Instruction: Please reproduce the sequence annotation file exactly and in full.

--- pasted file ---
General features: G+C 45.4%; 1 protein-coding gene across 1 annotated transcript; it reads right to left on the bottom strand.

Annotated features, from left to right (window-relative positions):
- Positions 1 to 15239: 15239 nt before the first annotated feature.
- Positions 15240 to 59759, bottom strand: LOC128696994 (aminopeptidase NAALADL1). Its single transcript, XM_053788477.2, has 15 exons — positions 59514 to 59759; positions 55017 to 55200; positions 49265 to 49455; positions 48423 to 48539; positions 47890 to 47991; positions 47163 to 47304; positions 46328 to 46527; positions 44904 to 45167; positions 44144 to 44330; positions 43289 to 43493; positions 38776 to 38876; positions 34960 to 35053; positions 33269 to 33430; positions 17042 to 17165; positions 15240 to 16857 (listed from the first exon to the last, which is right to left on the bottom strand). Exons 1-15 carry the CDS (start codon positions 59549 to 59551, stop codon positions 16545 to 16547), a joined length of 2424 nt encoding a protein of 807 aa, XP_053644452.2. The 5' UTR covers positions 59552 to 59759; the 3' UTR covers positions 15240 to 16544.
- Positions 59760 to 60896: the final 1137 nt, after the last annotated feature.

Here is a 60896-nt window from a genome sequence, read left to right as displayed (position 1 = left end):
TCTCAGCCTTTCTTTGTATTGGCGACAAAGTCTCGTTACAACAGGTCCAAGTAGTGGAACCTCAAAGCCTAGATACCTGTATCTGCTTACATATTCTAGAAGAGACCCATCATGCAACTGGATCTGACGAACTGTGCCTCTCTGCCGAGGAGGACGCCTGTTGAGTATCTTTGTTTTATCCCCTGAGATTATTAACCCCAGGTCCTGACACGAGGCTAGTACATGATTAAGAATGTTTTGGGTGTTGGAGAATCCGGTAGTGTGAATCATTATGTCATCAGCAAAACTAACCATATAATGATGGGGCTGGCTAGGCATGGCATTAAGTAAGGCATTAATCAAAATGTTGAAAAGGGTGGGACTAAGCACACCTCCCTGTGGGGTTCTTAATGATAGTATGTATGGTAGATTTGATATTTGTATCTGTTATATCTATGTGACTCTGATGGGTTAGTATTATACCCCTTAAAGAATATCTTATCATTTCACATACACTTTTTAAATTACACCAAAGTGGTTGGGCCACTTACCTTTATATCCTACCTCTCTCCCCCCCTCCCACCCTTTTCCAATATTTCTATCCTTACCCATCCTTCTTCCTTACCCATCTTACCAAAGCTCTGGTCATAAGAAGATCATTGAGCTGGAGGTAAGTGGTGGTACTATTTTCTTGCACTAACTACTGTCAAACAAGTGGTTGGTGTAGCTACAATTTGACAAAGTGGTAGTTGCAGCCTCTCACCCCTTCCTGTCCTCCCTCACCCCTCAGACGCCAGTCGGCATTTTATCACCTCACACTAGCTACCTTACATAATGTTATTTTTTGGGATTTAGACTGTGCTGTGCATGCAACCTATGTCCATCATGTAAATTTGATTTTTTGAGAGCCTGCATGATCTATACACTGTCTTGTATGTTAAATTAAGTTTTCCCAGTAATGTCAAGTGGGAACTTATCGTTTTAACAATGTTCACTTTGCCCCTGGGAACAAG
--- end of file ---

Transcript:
General features: G+C 45.4%; 1 protein-coding gene across 1 annotated transcript; it reads right to left on the bottom strand.

Annotated features, from left to right (window-relative positions):
- Positions 1 to 15239: 15239 nt before the first annotated feature.
- Positions 15240 to 59759, bottom strand: LOC128696994 (aminopeptidase NAALADL1). Its single transcript, XM_053788477.2, has 15 exons — positions 59514 to 59759; positions 55017 to 55200; positions 49265 to 49455; positions 48423 to 48539; positions 47890 to 47991; positions 47163 to 47304; positions 46328 to 46527; positions 44904 to 45167; positions 44144 to 44330; positions 43289 to 43493; positions 38776 to 38876; positions 34960 to 35053; positions 33269 to 33430; positions 17042 to 17165; positions 15240 to 16857 (listed from the first exon to the last, which is right to left on the bottom strand). Exons 1-15 carry the CDS (start codon positions 59549 to 59551, stop codon positions 16545 to 16547), a joined length of 2424 nt encoding a protein of 807 aa, XP_053644452.2. The 5' UTR covers positions 59552 to 59759; the 3' UTR covers positions 15240 to 16544.
- Positions 59760 to 60896: the final 1137 nt, after the last annotated feature.

Here is a 60896-nt window from a genome sequence, read left to right as displayed (position 1 = left end):
TCTCAGCCTTTCTTTGTATTGGCGACAAAGTCTCGTTACAACAGGTCCAAGTAGTGGAACCTCAAAGCCTAGATACCTGTATCTGCTTACATATTCTAGAAGAGACCCATCATGCAACTGGATCTGACGAACTGTGCCTCTCTGCCGAGGAGGACGCCTGTTGAGTATCTTTGTTTTATCCCCTGAGATTATTAACCCCAGGTCCTGACACGAGGCTAGTACATGATTAAGAATGTTTTGGGTGTTGGAGAATCCGGTAGTGTGAATCATTATGTCATCAGCAAAACTAACCATATAATGATGGGGCTGGCTAGGCATGGCATTAAGTAAGGCATTAATCAAAATGTTGAAAAGGGTGGGACTAAGCACACCTCCCTGTGGGGTTCTTAATGATAGTATGTATGGTAGATTTGATATTTGTATCTGTTATATCTATGTGACTCTGATGGGTTAGTATTATACCCCTTAAAGAATATCTTATCATTTCACATACACTTTTTAAATTACACCAAAGTGGTTGGGCCACTTACCTTTATATCCTACCTCTCTCCCCCCCTCCCACCCTTTTCCAATATTTCTATCCTTACCCATCCTTCTTCCTTACCCATCTTACCAAAGCTCTGGTCATAAGAAGATCATTGAGCTGGAGGTAAGTGGTGGTACTATTTTCTTGCACTAACTACTGTCAAACAAGTGGTTGGTGTAGCTACAATTTGACAAAGTGGTAGTTGCAGCCTCTCACCCCTTCCTGTCCTCCCTCACCCCTCAGACGCCAGTCGGCATTTTATCACCTCACACTAGCTACCTTACATAATGTTATTTTTTGGGATTTAGACTGTGCTGTGCATGCAACCTATGTCCATCATGTAAATTTGATTTTTTGAGAGCCTGCATGATCTATACACTGTCTTGTATGTTAAATTAAGTTTTCCCAGTAATGTCAAGTGGGAACTTATCGTTTTAACAATGTTCACTTTGCCCCTGGGAACAAG